Friday, April 19, 2013

A Prayer for Boston


Pray for Us!


Dear friends,

Given the ongoing events in my beloved home town, I am aware now more than at any other time in my life that we are all involved as fellow combatants in a battle between good and evil.

Given the events in Texas, we are all reminded of the vulnerability of life, and that at any time, for any number of reasons, a violent and sudden end or change to our life can occur.

Thus it is that we all stand in the need of prayer.

My son David lives in Dorchester and knows of the Richards family because of his work with an inner-city non profit. The Richards family lost an 8 year old in the Patriot's Day explosion and the mom and sister are still in serious condition in a Boston hospital. Mr Richards was involved in the revitalization of a tough old section of Ashmont and Peabody Square where one of our great Anglo-Catholic congregations is located, All Saints Church.

David also knows the organist of St. Peter's Church, Cambridge. He lives in Watertown on the same street where the fire fight erupted in the early hours of Friday morning. We are all intimately connected with one another in the ongoing battle between good and evil.

Today at St. Gabriel's Mary Boggs preached a magnificent sermon on young adult ministry. She is a woman of enormous courage and spirit. She is from New England and is a runner. She had much to say about the events of the last week. I thank God for her witness to young people today.

The ancient church taught us at the outset that there are only two ways; "The way that leads to life and the way that leads to death". (The Didache or the Teachings) The events of the past week show us how important our work of inspiring our young people really is. This is what Mary is seeking to do in her ministry. The work of annual "Vocare" weekends is designed to help young people to discern their calling in life.

On the events of the past week, allow me to share these thoughts;

I have never armed myself with anything more than a Swiss Army knife. I don't even do that any more given the fact that I fly a lot and these knives are now not permitted. I have left my protection up to the local police. Obviously their ability to do their job is compromised by the ubiquity of heavy weapons of all sorts. 

My weaponry comes from scripture. I have always loved this scripture. Notice that all this armor comes from within.

"Finally, be strong in the Lord and in the strength of his power. Put on the whole armour of God, so that you may be able to stand against the wiles of the devil. For our struggle is not against enemies of blood and flesh, but against the rulers, against the authorities, against the cosmic powers of this present darkness, against the spiritual forces of evil in the heavenly places. Therefore take up the whole armour of God, so that you may be able to withstand on that evil day, and having done everything, to stand firm. Stand therefore, and fasten the belt of truth around your waist, and put on the breastplate of righteousness. As shoes for your feet put on whatever will make you ready to proclaim the gospel of peace. With all of these, take the shield of faith, with which you will be able to quench all the flaming arrows of the evil one. Take the helmet of salvation, and the sword of the Spirit, which is the word of God.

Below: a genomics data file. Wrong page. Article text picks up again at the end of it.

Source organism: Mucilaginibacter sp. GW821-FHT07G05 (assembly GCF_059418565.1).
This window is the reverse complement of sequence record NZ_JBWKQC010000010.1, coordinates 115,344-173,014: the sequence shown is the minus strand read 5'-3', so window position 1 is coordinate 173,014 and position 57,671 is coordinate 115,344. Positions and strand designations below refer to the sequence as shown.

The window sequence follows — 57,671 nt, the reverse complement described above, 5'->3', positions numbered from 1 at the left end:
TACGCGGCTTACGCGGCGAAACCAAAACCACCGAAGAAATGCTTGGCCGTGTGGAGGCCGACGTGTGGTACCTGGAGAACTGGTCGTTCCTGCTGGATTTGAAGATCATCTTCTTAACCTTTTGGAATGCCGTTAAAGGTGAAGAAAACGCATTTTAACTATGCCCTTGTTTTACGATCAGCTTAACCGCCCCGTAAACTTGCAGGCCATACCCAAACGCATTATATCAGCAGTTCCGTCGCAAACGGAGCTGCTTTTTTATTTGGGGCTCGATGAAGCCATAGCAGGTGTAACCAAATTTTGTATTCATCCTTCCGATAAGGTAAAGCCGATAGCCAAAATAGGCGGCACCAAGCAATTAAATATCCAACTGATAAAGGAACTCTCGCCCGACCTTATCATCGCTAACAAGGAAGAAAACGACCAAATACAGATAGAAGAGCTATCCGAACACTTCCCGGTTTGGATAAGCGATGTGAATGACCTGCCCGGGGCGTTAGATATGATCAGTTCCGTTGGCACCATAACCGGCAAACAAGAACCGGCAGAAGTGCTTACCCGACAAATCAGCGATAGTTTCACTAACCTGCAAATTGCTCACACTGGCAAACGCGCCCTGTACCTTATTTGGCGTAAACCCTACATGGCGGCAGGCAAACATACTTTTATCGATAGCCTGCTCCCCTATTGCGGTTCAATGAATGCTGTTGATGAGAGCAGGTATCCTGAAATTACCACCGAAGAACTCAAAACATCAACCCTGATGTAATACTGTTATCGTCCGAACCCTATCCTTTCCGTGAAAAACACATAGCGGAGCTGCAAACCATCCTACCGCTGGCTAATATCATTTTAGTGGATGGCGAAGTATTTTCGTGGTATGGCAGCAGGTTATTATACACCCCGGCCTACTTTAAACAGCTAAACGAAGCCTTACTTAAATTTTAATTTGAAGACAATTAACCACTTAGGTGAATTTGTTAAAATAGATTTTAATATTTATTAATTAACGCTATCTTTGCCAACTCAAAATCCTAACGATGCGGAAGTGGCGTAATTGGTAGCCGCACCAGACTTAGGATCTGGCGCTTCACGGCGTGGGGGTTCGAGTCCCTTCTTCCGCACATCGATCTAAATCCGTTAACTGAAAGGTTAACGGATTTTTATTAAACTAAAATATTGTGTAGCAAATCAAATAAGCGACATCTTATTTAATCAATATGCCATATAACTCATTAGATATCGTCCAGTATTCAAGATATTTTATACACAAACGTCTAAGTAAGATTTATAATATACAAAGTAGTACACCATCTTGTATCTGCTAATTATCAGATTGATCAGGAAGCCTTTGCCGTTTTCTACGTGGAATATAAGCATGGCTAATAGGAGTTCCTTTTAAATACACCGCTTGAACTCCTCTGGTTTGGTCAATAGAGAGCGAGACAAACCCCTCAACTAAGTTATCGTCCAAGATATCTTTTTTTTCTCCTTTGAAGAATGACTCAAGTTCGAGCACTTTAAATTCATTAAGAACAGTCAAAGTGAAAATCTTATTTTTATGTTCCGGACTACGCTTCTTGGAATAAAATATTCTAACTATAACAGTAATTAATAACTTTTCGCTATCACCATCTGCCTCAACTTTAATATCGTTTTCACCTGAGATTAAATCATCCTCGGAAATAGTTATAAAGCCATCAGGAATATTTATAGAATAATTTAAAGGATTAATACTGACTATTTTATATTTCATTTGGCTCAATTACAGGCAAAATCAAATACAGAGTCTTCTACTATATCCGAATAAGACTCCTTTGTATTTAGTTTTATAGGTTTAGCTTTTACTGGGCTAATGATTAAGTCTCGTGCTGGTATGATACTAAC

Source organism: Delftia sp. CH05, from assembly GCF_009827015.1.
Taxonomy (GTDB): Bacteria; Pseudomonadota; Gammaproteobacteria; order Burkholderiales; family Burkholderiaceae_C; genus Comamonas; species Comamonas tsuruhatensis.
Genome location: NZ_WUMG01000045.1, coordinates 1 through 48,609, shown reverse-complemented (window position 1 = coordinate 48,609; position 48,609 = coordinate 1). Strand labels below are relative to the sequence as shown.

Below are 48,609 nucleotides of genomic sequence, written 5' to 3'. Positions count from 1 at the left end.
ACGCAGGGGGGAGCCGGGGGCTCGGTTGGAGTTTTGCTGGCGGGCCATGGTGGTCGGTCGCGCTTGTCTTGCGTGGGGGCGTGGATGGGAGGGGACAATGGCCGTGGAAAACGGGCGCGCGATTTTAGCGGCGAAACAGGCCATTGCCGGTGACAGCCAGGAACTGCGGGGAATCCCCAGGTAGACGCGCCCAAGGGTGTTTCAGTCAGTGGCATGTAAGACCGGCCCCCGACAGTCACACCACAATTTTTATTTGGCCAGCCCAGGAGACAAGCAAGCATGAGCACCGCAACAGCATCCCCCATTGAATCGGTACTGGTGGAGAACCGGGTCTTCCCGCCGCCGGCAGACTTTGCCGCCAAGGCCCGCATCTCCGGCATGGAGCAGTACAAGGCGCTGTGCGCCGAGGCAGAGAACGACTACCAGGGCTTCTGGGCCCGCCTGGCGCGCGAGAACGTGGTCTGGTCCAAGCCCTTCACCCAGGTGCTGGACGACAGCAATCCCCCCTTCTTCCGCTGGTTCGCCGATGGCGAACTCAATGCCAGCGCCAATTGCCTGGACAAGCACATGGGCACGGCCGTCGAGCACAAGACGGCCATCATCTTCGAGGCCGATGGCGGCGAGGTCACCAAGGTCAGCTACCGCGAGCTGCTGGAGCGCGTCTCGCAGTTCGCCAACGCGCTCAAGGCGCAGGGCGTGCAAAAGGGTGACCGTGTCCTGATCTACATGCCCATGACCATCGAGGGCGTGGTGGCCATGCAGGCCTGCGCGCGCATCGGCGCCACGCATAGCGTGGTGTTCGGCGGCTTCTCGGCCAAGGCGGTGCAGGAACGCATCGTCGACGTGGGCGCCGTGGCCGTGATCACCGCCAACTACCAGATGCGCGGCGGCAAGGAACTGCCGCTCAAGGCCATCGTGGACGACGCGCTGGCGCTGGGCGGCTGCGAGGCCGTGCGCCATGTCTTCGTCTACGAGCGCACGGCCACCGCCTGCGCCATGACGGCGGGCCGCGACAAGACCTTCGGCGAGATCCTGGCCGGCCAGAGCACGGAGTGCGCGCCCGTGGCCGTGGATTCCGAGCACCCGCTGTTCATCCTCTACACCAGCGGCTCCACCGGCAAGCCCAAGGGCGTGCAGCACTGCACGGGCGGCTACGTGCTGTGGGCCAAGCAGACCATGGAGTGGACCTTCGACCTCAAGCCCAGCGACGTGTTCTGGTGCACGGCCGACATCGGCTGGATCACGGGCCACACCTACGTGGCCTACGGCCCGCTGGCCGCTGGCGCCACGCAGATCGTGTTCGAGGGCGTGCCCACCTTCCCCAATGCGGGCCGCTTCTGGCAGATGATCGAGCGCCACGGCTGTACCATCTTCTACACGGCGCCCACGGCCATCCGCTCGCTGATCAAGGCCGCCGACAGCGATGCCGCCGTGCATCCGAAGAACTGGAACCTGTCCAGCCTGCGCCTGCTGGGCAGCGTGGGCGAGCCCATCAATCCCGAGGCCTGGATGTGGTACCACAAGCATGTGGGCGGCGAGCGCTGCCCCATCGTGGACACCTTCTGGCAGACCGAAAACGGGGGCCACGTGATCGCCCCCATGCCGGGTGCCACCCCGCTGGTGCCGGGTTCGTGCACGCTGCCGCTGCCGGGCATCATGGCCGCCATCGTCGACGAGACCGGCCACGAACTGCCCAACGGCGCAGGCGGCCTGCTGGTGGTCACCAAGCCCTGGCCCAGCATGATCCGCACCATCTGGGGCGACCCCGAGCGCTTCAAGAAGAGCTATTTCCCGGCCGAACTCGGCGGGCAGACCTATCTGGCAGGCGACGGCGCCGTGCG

Pray in the Spirit at all times in every prayer and supplication. To that end keep alert and always persevere in supplication for all the saints."
~Ephesians 6:10-18

Put on the whole armor of God.

Another resource is a beautiful Celtic Litany for Peace I have recently been using to calm myself. Allow me to share it with you.


A Celtic Litany for Peace

We have prayed for peace.
Unknowing of what we truly ask.
Peace cannot come into the house
Where love is unwelcome.
Peace cannot come into the land
Where injustice and oppression live.
Peace cannot enter or be fostered
In souls that still engage in dispute.
Peace does not come meekly and unarmed.
Peace needs the pathway of our will to change.
Peace will not come to the troubled world
Unless we first invite it under our own roof.

Peace, I am disarming myself of the need to be right;
Peace, I am disclaiming my need to feel superior;
Peace, I am dissolving my contract with fear.
Peace, I am removing my armor of anger;
Peace, I am dismantling my anxious illusions;
Peace, I am ringing down the curtain of my theatre of war;
Peace, I am undoing the locks and bolts.
Of sevenfold Peace, it is I who have kept you out:
Come in and welcome!

~from Caitlin Matthews’ Celtic Devotional.

Finally there is this thought. Tom Shaw, the Bishop of Massachusetts is in Watertown this morning. The church in Watertown is called the Church of the Good Shepherd. How appropriate that the gathering place for our church in a town beset with such violence would dedicate its church to the Good Shepherd. How appropriate that on the Sunday following these events, the Sunday in the church year comes around to Good Shepherd Sunday.

May the Good Shepherd guide, protect, and encourage us to our several callings. And may the Good Shepherd carry those home who are now no longer with us. May the Good Shepherd in all of us continue to minister to the wounds of all those maimed and bereft of their loved ones in Greater Boston and Texas. 

In the meantime; pray for us. We are all in this together.

And may God bless you.

Fr. Paul

1 comment:

Margaret Helminska said...

Fr. Paul, thank you for this.